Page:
For example, I’m not an office worker. I have an incredibly hard time working in a confined timeline (ie. 9-5). That’s why I write. I can do it whenever the mood strikes, I don’t have somebody breathing down my neck, telling me that I’m five minutes late, or missed a comma somewhere. I don’t have to walk on eggshells wondering if what I’m writing will get me fired or make me lose a promotion. I can just be myself, period.

One girlfriend didn’t understand that. She believed solely in the 9-5 motto, specifically something in human resources because that was a very stable job. I was scared for my future, but I stuck with the relationship because of my own insecurities and acted like I would do it to make her happy.

Here’s a tip: NEVER take away from your happiness to make somebody else satisfied (note I didn’t say happy).

Making somebody else happy will make you happy. Doing something to satisfy somebody is murder on your soul.

4. Don’t Take Any Risks While You’re Not Clearheaded

I’d been considering the risk for a couple weeks. It all sounded good. I was 22 and I could be rich in a couple of years. That’s what they were selling me, anyways.

One night, while at a house party with some friends, I found myself at a computer. A couple of my friends were standing nearby and asked me what I was doing. I told them I was considering starting my own business and it was only going to cost me $1,500.

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Of course, when a bunch of drunk people are surrounded by more drunk people, things get enthusiastic. It sounded like the best business venture in the world to everybody, including me. So I signed up and gave them my credit card number.

A few painful months and close to $4,000 dollars lost later, I quit the business. I was young and fell into the pyramid scheme trap. It was an expensive drunk decision.

Drinking heavily and making decisions has a proven track record of failure. So when you have something important to decide, don’t let your emotions take over your brain.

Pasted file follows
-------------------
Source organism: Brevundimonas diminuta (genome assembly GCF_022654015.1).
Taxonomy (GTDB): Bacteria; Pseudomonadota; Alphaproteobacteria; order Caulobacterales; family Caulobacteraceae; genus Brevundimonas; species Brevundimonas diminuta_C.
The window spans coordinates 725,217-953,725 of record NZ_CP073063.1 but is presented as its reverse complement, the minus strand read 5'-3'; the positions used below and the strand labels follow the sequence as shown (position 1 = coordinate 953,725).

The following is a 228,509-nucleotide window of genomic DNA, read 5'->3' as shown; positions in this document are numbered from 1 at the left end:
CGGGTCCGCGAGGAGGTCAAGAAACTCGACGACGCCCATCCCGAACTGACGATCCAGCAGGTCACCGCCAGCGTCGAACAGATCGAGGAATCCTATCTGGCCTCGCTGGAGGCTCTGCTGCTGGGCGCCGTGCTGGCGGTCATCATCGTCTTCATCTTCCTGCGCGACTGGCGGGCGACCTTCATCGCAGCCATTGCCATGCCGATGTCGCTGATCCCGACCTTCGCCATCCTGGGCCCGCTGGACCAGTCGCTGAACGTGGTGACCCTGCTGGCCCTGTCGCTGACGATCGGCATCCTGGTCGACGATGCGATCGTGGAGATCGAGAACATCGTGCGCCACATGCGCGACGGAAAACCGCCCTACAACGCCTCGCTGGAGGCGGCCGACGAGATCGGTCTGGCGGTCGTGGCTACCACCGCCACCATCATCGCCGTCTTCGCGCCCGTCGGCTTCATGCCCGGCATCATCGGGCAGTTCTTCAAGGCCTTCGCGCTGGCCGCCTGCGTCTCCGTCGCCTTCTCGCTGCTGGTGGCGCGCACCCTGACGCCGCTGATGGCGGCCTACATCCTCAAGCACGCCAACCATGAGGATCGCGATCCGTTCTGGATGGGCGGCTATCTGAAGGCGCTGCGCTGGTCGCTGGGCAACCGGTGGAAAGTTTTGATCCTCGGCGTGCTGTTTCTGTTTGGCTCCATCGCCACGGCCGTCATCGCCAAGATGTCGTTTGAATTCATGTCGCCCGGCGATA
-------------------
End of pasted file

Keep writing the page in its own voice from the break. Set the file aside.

5. Fully Understand What You’re Risking

It was the start of my baseball comeback. I got a tryout with a professional scout and killed it. After the tryout, he talked to my girlfriend and myself, making sure we understood I would be gone for up to 6 months at a time. That strain on the relationship could be tough.

We understood. I left to play ball, chose to stay in the city I played in, and a year later we broke up. Not because of baseball, see point 3 above. Taking big risks can have massive impacts on everything in your life from relationships to money. Know what you’re risking before you take the risk.

If you believe the risk will be worth it or you have the support you need from your family, then go ahead and make the leap.

You can get more guidance on how to take calculated risks from this article: How to Take Calculated Risk to Achieve More and Become Successful

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6. Remember This Is Your One Shot Only

As far as we know officially, this is our one shot at life, so why not take some risks?

The top thing people are saddened by on their deathbeds are these regrets. They wish they did more, asked that girl in the coffee shop out, spoke out when they should have, or did what they were passionate about.

Don’t regret. Learn and experience. Live. Take the risks you believe in. Be yourself and make the world a better place.

Now go ahead, take that risk and be successful at it!

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Featured photo credit: Unsplash via unsplash.com